Methods: 5,840 families were randomly assigned to the treatment and control conditions at a ratio ranging from 1:1 to 3:1, depending on the service capacity of the program over time. Two cohorts were analyzed separately: (1) an initial or “early” cohort that was restricted to families with at least one child five years of age or younger, and a subsequent or “later” cohort, where these child age restrictions were lifted. Intent-to-treat (ITT) and treatment-on-treated (TOT) analyses were conducted, controlling for a set of baseline family characteristics.
Results: An intent-to-treat analysis revealed no differences between treatment and control groups in the early cohort, and a modest difference in post-randomization CPS involvement, with the treatment group demonstrating favorable results. This decline was most pronounced in families with lower baseline incomes, which were approximated by summing earnings, child support income, and TANF, unemployment insurance, and SNAP benefits. Treatment-on-treated analyses to assess the impact of more frequent home visits again showed program effects in the expected direction, which were more pronounced in the families with lowest incomes. Across all analyses, no statistically significant differences emerged.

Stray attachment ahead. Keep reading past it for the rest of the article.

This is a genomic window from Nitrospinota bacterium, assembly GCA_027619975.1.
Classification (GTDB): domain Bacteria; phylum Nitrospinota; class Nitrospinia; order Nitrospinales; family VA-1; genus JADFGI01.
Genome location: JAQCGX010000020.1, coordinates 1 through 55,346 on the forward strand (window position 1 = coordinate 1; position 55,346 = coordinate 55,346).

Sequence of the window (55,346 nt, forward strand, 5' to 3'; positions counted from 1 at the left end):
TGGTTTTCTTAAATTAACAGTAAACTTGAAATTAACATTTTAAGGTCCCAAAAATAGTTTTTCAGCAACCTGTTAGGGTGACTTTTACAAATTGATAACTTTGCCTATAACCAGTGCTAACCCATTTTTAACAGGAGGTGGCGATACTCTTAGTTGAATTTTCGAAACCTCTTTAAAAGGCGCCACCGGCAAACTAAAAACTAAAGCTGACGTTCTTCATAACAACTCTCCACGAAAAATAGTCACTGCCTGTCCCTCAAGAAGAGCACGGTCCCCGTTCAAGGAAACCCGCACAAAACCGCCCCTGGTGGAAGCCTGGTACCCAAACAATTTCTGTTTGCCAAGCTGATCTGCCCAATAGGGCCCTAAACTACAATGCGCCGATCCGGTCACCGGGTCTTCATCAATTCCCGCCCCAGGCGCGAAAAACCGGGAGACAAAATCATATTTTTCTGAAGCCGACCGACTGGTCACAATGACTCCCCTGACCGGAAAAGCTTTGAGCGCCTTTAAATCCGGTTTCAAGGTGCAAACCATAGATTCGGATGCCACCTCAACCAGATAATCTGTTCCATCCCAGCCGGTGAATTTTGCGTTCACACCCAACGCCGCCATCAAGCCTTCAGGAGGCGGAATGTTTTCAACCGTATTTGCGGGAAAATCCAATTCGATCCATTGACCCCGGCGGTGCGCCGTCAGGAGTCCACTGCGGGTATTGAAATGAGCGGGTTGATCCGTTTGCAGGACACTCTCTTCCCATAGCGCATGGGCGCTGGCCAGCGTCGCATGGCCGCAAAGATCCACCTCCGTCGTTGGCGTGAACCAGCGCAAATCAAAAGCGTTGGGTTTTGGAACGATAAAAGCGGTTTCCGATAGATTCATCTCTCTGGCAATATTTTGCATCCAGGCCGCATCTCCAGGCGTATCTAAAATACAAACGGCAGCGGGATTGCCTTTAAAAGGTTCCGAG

Conclusions and implications: These findings, although not statistically significant, suggest that providing economic support to families at risk of child maltreatment, especially those with lower incomes, may be a promising preventive tool for CPS intervention. The short-term and limited nature of the intervention produced results that trended in the hypothesized direction. Future interventions that provide longer and more intensive economic supports, or that integrate the Project GAIN model in other evidence-based prevention programs, are in need of testing.